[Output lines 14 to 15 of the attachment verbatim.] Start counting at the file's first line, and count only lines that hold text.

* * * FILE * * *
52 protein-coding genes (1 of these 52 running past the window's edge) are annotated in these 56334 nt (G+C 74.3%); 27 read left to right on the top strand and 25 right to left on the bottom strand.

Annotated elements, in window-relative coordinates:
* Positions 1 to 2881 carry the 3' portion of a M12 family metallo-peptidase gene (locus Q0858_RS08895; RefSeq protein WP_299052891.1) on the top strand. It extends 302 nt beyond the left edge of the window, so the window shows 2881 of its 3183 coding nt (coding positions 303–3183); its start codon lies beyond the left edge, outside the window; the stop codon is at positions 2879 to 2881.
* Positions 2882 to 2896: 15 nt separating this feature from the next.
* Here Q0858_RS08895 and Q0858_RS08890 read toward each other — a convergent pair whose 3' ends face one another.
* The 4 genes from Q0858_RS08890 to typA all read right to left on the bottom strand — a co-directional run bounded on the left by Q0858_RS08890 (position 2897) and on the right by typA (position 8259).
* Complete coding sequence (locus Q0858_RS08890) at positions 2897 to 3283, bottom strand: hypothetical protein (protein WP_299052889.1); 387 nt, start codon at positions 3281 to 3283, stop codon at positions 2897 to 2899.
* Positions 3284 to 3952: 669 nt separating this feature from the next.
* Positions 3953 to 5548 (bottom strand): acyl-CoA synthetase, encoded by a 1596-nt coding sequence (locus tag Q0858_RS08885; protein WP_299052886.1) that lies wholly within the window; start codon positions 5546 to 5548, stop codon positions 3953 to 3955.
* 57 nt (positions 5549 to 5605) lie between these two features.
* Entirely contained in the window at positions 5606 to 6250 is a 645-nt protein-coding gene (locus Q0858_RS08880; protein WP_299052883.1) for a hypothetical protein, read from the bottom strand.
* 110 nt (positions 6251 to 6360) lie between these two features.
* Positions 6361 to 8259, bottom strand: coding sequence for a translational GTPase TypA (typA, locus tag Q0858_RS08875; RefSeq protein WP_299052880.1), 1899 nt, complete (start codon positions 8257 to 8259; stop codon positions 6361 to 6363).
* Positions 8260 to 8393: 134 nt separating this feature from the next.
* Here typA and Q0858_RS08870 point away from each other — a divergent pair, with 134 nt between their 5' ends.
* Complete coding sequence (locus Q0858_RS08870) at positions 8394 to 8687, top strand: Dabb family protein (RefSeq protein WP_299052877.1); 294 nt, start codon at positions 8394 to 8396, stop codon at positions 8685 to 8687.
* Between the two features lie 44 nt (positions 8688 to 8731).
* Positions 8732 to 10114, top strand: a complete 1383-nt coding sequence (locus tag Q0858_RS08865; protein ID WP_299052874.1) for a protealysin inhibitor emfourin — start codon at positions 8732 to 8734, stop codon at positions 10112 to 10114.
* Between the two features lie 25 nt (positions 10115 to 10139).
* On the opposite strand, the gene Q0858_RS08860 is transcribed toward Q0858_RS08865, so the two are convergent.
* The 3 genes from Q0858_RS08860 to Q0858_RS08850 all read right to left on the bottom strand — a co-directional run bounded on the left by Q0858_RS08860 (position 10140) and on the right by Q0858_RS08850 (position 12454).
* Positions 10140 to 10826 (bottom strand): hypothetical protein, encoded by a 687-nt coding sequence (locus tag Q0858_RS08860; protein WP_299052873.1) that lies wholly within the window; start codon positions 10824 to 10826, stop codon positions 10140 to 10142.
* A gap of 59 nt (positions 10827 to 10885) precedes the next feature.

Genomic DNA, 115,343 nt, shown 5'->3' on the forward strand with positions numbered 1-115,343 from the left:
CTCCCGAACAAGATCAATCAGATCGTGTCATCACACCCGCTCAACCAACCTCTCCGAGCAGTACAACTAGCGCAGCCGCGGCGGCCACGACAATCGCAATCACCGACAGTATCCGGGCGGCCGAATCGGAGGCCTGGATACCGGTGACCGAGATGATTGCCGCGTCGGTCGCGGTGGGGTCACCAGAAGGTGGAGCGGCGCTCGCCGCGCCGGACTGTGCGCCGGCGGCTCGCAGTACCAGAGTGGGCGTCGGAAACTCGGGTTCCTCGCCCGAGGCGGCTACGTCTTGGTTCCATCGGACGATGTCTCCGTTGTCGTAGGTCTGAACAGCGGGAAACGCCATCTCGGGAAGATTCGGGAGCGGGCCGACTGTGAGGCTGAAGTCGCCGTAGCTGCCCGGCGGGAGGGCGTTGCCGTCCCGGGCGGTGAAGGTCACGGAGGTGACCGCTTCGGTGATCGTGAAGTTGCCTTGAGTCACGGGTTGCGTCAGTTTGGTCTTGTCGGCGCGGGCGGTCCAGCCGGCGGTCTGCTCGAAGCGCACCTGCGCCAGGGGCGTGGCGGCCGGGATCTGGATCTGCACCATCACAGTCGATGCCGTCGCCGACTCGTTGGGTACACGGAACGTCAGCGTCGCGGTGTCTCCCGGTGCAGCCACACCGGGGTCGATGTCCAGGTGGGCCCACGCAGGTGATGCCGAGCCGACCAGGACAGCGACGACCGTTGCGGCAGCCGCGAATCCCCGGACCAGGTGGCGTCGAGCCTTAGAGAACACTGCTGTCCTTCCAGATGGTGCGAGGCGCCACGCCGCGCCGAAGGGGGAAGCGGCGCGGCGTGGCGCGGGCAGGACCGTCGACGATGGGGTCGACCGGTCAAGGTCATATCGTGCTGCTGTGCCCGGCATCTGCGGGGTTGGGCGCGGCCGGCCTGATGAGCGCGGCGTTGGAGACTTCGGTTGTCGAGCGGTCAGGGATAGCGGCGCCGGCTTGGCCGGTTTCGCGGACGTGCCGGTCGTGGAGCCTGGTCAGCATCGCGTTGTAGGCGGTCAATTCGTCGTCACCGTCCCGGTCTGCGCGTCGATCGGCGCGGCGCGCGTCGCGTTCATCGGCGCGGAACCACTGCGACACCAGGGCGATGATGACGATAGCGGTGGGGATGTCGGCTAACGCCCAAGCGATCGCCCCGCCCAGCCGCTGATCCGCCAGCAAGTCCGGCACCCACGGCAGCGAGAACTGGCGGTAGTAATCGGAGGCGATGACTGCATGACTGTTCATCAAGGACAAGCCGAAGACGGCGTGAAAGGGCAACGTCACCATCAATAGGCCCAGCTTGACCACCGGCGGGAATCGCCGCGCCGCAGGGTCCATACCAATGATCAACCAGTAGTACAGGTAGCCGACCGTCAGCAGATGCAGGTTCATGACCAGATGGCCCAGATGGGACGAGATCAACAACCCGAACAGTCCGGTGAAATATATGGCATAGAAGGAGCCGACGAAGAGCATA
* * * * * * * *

* Positions 8260 to 8393: 134 nt separating this feature from the next.
* Here typA and Q0858_RS08870 point away from each other — a divergent pair, with 134 nt between their 5' ends.